The public-health crisis has set off an explosion in the market for street heroin and other drugs, leading to a sharp increase in opioid-related crime and arrests nationwide. According to the analysis, “white people [have] accounted for nearly 90 percent of new opioid users between 2000 and 2010, and suffered 82 percent of all opioid-related overdoses in 2015.” The rise in incarceration that has coincided with the opioid epidemic was not inevitable; it has stemmed from a lack of treatment-based alternatives, as well as outmoded, punitive sentencing practices. Some towns and smaller cities may not have adopted the progressive reforms that larger cities have undergone in recent years to curb mass incarceration, such as shifting away from heavy-handed, zero-tolerance police tactics. So in New York, ending the practice of “stop and frisk” helped curb the mass arrest and jailing of young youth of color. But in rural Rust Belt towns, opioid users might end up getting warehoused in the county jail simply because there’s no nearby treatment facility.
Bell County, Kentucky, home to one of the worst opioid-related-death rates in the country, is a sad example of the clash between the criminal-justice system and the opioid crisis: The community’s jail population has surged alongside the abuse of prescription drugs. Today, according to local officials, “trafficking in prescription drugs and methamphetamines—as well as crimes related to drugs, like theft—are the leading reasons for incarceration. The county of approximately 27,000 people spends over a million dollars annually on its jail.” Since 2015, the predominantly white region has seen a doubling of whites in jail but a three-quarter drop in the black population in jail.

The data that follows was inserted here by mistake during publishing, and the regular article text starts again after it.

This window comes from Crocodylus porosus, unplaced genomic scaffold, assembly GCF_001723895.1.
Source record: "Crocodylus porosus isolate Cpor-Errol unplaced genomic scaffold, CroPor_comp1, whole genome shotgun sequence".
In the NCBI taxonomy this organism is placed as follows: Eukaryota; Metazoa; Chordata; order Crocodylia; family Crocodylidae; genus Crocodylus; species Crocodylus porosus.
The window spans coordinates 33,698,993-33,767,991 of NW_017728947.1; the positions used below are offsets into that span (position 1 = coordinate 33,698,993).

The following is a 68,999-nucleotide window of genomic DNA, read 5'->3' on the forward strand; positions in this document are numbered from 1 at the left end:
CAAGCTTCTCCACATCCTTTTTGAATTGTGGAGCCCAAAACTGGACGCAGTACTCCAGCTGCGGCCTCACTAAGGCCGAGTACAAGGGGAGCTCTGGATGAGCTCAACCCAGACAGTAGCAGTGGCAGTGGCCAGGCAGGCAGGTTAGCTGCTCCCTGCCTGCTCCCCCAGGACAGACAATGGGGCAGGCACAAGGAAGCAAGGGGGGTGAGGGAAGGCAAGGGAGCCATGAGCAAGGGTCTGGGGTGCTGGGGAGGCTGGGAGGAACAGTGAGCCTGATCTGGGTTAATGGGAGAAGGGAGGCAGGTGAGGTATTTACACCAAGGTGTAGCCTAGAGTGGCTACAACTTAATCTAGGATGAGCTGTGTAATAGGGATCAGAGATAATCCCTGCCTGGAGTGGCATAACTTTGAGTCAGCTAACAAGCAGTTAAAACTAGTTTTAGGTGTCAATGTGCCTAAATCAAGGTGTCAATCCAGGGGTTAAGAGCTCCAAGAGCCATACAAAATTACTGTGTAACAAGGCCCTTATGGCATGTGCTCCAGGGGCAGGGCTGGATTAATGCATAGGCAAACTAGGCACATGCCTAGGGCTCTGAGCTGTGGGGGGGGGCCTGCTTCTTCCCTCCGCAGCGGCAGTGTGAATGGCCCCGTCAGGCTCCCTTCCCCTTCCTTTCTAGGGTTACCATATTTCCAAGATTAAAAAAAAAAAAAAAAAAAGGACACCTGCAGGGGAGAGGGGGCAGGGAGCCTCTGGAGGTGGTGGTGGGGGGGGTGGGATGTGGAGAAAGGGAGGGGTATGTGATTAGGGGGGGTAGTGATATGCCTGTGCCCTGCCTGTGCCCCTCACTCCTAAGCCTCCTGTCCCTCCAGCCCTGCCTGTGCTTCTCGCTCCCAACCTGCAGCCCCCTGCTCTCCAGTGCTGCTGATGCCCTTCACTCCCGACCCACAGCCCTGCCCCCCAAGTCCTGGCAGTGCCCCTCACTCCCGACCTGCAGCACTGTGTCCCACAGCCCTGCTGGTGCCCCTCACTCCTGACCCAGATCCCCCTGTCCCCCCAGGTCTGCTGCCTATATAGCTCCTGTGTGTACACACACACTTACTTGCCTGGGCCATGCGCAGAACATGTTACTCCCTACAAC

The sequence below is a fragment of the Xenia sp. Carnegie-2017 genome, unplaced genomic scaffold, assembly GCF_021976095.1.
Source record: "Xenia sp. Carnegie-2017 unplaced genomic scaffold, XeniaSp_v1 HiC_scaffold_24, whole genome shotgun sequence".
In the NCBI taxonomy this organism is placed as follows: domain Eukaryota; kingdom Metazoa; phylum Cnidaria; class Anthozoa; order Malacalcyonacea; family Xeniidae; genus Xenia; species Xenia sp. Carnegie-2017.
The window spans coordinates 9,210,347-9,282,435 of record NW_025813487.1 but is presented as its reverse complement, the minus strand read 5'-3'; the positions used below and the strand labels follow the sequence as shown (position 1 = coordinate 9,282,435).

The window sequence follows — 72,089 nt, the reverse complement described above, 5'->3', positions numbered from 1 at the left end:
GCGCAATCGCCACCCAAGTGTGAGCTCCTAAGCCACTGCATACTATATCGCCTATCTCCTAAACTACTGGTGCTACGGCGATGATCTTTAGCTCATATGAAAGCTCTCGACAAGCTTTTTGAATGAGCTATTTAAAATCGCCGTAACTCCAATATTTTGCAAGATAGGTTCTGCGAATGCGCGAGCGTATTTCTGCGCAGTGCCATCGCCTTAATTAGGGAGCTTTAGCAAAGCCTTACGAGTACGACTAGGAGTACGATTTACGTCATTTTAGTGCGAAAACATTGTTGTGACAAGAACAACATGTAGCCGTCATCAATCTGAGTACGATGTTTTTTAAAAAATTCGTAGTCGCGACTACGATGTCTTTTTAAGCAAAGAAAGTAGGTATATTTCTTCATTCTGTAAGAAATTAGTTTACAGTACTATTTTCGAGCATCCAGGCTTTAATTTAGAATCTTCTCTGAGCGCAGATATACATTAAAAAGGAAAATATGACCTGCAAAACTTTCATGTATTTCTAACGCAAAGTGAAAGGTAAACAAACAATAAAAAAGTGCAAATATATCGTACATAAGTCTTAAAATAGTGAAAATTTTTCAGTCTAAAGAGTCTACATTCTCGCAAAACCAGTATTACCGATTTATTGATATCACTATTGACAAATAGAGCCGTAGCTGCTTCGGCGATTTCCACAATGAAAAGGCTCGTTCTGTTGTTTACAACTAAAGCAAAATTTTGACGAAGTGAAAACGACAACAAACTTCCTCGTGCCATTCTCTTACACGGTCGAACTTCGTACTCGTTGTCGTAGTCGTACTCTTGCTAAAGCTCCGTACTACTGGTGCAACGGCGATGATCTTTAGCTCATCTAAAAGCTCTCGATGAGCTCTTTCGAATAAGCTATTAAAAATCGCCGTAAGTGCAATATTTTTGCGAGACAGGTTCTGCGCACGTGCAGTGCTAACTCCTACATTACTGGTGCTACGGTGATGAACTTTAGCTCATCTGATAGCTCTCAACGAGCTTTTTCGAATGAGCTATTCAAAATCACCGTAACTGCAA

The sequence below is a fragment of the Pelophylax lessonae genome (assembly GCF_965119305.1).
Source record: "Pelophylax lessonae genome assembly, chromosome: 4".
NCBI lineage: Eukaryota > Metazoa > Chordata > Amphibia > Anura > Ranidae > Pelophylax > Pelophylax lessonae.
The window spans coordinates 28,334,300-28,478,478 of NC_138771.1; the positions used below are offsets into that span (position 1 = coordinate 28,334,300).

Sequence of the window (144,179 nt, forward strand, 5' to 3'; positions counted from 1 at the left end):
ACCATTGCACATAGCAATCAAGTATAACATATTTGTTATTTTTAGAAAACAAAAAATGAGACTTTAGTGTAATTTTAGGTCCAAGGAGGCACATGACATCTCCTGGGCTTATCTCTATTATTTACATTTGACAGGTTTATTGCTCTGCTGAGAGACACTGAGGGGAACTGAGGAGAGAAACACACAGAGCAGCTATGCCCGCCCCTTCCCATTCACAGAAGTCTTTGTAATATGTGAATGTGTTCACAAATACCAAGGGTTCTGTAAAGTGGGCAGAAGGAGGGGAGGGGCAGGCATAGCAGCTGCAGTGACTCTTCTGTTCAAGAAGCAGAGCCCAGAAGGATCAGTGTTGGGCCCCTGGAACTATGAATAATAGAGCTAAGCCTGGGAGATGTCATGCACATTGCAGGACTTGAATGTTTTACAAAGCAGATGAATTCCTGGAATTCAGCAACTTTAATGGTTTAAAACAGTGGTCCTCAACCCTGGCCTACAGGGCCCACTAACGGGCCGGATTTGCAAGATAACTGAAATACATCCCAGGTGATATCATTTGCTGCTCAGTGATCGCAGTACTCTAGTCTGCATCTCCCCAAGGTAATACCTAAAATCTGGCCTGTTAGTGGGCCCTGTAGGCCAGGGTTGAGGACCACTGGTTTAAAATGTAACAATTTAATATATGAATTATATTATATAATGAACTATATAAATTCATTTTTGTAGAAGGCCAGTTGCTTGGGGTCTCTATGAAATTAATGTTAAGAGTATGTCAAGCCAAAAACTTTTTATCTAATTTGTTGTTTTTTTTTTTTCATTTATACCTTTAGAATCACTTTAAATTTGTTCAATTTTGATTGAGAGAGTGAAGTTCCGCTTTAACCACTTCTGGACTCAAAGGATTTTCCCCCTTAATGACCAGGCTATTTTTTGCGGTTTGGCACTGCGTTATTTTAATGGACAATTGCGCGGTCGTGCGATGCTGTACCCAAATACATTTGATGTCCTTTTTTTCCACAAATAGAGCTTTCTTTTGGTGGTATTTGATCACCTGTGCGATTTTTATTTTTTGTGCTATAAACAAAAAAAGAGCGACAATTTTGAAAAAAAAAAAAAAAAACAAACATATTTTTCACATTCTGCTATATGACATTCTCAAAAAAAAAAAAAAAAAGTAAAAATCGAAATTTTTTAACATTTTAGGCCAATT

But the statistics on who exactly is being jailed and why remains murky due to the lack of systematic data collection. In fact, the white jail rates could be distorted by miscategorization of Latinos as whites (though it should be noted that the Latino incarceration rate has also climbed under the same harsh criminal-justice policies).
Likewise, we know little about the gender or age disparities within these trends, though it’s evident that, around the country, female incarceration is on the rise, and there’s been an uptick in the number of teens housed in adult jails in recent years (the Vera Institute points out that “Some jurisdictions allow 17-year-olds in adult jails,” which is both socially and legally damaging for youth).
Nonetheless, despite the diverging trend lines in jails, black people remain disproportionately punished at every level of the criminal-justice system. At the same time, while the reason people are getting put behind bars might differ for blacks and whites, problems with inequality and lack of social supports that keep people imprisoned are universal and cut across racial lines. As Vera Institute researchers explain, “differences in the distribution of various criminal justice resources—from access to courts, to availability of pretrial, treatment, or public defender services—are resulting in different racial outcomes depending on where people live.”
Whether in the big city or small-town America, there’s no justification for locking anyone up when society could be providing them rehabilitation and humane treatment. Now we see that the patterns of racial disparity can be as arbitrary and unpredictable as any other factor in the system—another sign that the fundamental unfairness of America’s jails hurts us all.